Well, it’s a little outside Diaspora*’s usual schedule of “tease, disappear for six months, release nothing”, but hey, we finally have an inside look at a fully-functional Diaspora*—AUGH. OK, I’m sorry. I can’t keep typing that ridiculous asterisk every time I say the name. Feels like I’m forgetting to add some kind of footnote or something. For the rest of this review, it’s called Diaspora. Mmkay? Kay. Let’s move on.
OK, So I’ve Been Waiting For Forever. What’s Diaspora Got?
Well, for starters, you can add friends! Also, there’s these things called “aspects” which, if you’re familiar with Google+, they’re a lot like Circles. In that they are exactly like Circles. If you’re not familiar with Google+, however, you will have absolutely no friggin’ idea what the heck aspects are because the word isn’t something you use all that often, it’s meaning in this context is obscure, and virtually no explanation is given as to how they’re supposed to work. While we in the tech community have already gotten the hang of it, for most users, this is going to be a serious barrier to using the service.
There’s also a thing called cubbi.es, continuing the tradition of new fangled web services building their URL into their name. It’s a sort of photo-sharing service. Less about sharing your own photos, and more about sharing photos from around the web. To be fair, pictures of lolcats are way more important than your great aunt’s wedding photos. The service is a bit confusing to log in to, however. You’re prompted to enter your username, however you’re never informed that your username is whatever you selected during the sign-up process, with “@joindiaspora.com” at the end. So, in my case, my username was not “ravenscraft”, but rather “firstname.lastname@example.org”. This isn’t adequately explained anywhere.
Aside from that, there’s little else that you haven’t seen anywhere else. There’s tag clouds a la Twitter, that also seem to function a bit like Google+’s Sparks (remember that feature?). There’s the news feed. You can share statuses with just certain aspects or the entire internet. It’s….well, it’s a social network. In the most rudimentary sense.
What About That Whole Privacy Thing?
Well. If you didn’t already know about it, you wouldn’t think anything of it. We can get into whether or not people will think anything of it in a bit. If you take a stroll through your settings, you’ll find a few buttons that let you export your data. The buttons are a little bit unclear as to what they do, or what you can do with them once you have them. “Download my photos” is pretty straightforward, however “download my xml” is entirely confusing for regular users.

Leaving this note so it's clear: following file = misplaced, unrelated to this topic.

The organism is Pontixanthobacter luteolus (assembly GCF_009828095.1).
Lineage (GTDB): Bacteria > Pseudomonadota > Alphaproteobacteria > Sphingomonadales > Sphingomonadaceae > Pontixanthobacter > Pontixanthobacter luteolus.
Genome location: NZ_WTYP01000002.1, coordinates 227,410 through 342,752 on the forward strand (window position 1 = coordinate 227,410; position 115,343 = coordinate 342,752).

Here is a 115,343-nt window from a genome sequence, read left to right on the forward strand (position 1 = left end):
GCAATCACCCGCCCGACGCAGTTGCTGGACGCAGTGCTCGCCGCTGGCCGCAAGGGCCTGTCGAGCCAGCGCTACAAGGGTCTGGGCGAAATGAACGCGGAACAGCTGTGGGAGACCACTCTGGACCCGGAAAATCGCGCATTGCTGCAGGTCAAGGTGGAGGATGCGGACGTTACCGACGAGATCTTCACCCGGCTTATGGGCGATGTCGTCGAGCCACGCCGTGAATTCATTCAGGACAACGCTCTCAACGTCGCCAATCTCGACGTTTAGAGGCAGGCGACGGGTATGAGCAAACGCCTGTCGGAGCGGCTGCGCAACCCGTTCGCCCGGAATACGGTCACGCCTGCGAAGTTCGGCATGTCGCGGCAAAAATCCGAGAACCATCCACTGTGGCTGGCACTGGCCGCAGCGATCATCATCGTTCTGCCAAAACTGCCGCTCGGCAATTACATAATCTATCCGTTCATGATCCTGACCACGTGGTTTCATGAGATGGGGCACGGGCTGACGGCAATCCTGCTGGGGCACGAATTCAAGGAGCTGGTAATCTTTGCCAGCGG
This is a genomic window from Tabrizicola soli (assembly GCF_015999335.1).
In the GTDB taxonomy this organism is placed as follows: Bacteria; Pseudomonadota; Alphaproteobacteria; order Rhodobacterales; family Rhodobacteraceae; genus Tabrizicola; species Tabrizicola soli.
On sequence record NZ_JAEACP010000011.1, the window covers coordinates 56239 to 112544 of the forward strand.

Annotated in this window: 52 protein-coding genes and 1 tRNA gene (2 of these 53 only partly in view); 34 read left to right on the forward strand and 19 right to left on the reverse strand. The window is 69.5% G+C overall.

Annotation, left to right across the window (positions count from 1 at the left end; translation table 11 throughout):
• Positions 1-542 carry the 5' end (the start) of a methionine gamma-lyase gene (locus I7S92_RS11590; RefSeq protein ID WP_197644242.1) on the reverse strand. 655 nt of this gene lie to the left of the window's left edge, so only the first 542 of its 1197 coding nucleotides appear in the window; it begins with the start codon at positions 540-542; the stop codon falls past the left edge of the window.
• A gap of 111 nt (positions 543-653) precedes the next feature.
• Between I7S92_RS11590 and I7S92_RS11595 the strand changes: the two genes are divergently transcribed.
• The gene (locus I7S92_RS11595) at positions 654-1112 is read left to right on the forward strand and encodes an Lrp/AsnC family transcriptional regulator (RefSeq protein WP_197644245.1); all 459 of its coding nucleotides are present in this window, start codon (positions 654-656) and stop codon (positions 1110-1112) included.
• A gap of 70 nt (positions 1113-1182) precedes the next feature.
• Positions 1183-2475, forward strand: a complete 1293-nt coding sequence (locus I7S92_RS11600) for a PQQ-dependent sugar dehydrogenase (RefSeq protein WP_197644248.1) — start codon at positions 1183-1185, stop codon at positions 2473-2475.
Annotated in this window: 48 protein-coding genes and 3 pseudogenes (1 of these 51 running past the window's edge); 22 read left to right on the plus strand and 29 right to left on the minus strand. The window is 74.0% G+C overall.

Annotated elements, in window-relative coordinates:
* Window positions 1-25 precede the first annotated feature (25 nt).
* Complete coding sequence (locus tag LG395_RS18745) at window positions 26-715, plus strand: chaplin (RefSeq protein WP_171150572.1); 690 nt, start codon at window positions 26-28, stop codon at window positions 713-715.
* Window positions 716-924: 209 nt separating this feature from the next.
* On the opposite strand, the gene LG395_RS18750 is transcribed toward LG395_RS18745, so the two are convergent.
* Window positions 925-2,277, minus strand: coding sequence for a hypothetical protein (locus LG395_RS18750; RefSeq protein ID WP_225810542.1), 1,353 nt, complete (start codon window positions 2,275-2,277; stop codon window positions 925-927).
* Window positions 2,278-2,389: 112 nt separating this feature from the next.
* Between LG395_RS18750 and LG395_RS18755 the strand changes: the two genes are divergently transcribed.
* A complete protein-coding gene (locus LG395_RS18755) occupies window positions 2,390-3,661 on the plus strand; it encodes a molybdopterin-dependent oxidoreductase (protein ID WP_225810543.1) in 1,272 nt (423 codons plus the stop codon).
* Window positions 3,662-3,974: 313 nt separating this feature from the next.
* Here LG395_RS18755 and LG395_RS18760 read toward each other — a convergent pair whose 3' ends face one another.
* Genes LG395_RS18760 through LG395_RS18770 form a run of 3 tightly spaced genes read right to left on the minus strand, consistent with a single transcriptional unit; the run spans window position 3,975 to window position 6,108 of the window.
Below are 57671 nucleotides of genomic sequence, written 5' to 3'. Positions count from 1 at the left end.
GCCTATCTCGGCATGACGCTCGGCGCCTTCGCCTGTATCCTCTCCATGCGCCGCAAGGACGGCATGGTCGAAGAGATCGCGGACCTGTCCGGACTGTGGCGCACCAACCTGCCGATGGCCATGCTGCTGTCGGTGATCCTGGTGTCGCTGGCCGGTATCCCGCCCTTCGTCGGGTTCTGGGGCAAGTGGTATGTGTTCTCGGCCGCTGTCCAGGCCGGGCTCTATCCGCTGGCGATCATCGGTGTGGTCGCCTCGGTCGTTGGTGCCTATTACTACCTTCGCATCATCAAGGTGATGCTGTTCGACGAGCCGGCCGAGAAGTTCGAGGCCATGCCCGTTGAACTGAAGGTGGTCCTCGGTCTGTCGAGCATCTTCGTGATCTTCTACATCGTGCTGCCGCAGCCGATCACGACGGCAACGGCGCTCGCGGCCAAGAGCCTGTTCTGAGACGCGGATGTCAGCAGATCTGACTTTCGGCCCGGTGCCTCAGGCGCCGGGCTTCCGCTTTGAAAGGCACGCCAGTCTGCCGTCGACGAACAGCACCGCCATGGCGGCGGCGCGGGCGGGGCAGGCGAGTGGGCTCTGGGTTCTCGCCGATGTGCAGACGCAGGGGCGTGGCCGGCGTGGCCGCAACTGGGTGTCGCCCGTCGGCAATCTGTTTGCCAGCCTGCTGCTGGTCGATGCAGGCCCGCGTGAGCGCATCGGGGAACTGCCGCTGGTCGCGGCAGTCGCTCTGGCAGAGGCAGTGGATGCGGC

The important thing here, is that Diaspora has these buttons. It’s important because that’s kind of why Diaspora exists. Think about it this way: if you wanted to change your contacts app, or your calendar service, there are ways to export your data and import it somewhere else. With social networks, that’s not really the case. Sign up for a new one and you more or less start with a blank slate. There’s nothing there unless you put it there. Diaspora’s approach is that if you decide to leave them, you should be able to start with a new social network, without starting over.
Of course, at this stage, the problem isn’t exporting, it’s importing. Since Diaspora is the first social network to make data export a priority, there’s no real method for importing data into Diaspora. In theory, the situation is better. In practice, we still face the same old problems.
So, Should I Care About Diaspora Yet?
In all honesty….not really. Diaspora has some pretty unique approaches to social networking. The emphasis on privacy, control, and the enviable ability to jump ship are all respectable, and promisingly implemented. The trouble is that, unless you’re a stickler for any of these things, there’s not much else that’s noteworthy. Facebook has event management, groups, and the critical mass of users. Google+ has finely-tuned and intuitive controls for selective sharing, not to mention the killer Hangouts feature to draw in users.
Unfortunately, Diaspora doesn’t have much in terms of daily-use features. The distinctive features of Diaspora are largely the things you’d care about when you leave the site, not when you join. If the site had launched just a few months ago, we might be more intrigued, but unfortunately, Google+ already brought most of the same things Diaspora did, and then some. Plus, Google+ is built in to your Google ID, and even reminds you of itself whenever you do a Google search. Diaspora is more or less self-contained within the site.
We’ll be keeping an eye on Diaspora. If the site could reach feature parity with Facebook, and especially if they can do so before Google+ does, they could have a real winner on their hands. They’ll have to act fast, though. The new social network wars are heating up quick, with Facebook and Google at each other’s throats. Diaspora is the small fish in this pond. We’re hopeful, but the jury’s still out.